‘The Dutch National rapporteur Conny Rijken calls for investigation into Vietnamese human trafficking’ she indicated in an interview with public broadcaster VPRO Argos yesterday.

38 of the 39 Vietnamese people found dead in a refrigerated lorry in Essex, UK in October 2019, have been in the Netherlands at some point. This was revealed last week in the annual report of Myria, the Belgian national rapporteur on human trafficking. 

The report raises many questions about those 38 victims and in particular two of them: the underage boys Hieu and Quyen. They were in the protected shelter in Limburg in The Netherlands for five months. The Belgian taxi that picked them up in Maastricht was followed all the way to Brussels by an observation team from the Dutch police. And yet no one intervened. Twelve days later, the boys were found dead in Essex.

Argos interviewed the Dutch national rapporteur on human trafficking Conny Rijken about the Myria report and the many unanswered questions. 'It is now up to the Netherlands to clarify. There must be an investigation', Conny Rijken says in the radio broadcast Argos of 17 december 2022.

For the Lost in Europe advent calendar we selected and translated some quotes from the interview for you:

“Almost all Essex victims have been in the Netherlands

This is very striking that the link to the Netherlands is so strong. Until now, we only knew that two of the victims had been in a protected shelter in the Netherlands as minors. Now, it turns out that there are many more. The Netherlands should do something about this, at least investigate exactly what that link consists of.

Thanks to EUROPOL and Lost in Europe, we know a lot about Vietnamese human trafficking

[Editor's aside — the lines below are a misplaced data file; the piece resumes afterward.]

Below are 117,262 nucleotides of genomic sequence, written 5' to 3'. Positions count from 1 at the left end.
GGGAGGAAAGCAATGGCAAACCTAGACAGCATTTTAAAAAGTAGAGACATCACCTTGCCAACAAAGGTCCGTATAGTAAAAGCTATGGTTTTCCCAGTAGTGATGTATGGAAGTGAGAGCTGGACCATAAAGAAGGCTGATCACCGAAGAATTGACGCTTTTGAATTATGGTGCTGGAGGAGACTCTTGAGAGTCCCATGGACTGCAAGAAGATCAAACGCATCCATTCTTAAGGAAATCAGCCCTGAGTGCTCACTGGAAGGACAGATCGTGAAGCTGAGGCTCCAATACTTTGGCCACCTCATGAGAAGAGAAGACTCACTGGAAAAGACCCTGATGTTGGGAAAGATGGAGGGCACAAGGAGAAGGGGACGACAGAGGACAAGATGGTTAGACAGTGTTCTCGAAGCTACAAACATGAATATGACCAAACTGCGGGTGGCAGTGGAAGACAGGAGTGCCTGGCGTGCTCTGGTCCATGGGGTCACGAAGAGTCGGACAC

There are indications that Vietnamese human smuggling to Europe is widespread and also that it often involves exploitation and human trafficking. We know this from research by EMM (the Expertise Centre for Trafficking and Smuggling of Human Beings), EUROPOL and Lost in Europe.

Human smuggling and human trafficking are often intertwined

People smuggled into Europe are often in a precarious situation. They have taken on debts to pay for the trip and are under pressure to pay them back to family or shady middlemen, for example. They end up in the pincers of such a smuggling network. That can lead to forced labour, exploitation and crime. That is human trafficking. Vietnamese minors have been found working in hemp farms and in prostitution.

Clarification is needed on Quyen and Hieu's final journey

How did it happen that the underage boys Quyen and Hieu ended up in Essex from a protected shelter in the Netherlands?  Why was the Belgian taxi that picked them up in Maastricht followed to Brussels by the Dutch police? Why was there no intervention? What information was given at what point by the Netherlands to the Belgian authorities? These are all questions that need answers. On the Belgian side, an investigation has taken place. It would be good if such an investigation now also took place on the Dutch side.”

Argos and Lost in Europe previously discovered that hundreds of Vietnamese minors have disappeared in Europe. And we also reconstructed 'The last journey of Hieu and Quyen'.

The lead-up to the interview with Conny Rijken at Argos were the publications of our Belgian partners from De Standaard, VRT NWS and Knack published about the report of Myria, the Belgian national rapporteur on human trafficking. 


Read ‘Vietnamese smuggling networks increase prices after deadly tragedy’ by Kristof Clerix at Knack 

Read 'Congratulations, you escaped a death transport' by Roeland Termote at De Standaard
Read ‘Belgium hub for Vietnamese human smuggling: 'Smugglers without scruples' by Doruntina Islamaj at VRT NWS.

Huub Jaspers
Huub Jaspers
Help us create impact by sharing. Share

I want to help with the cross-border journalism project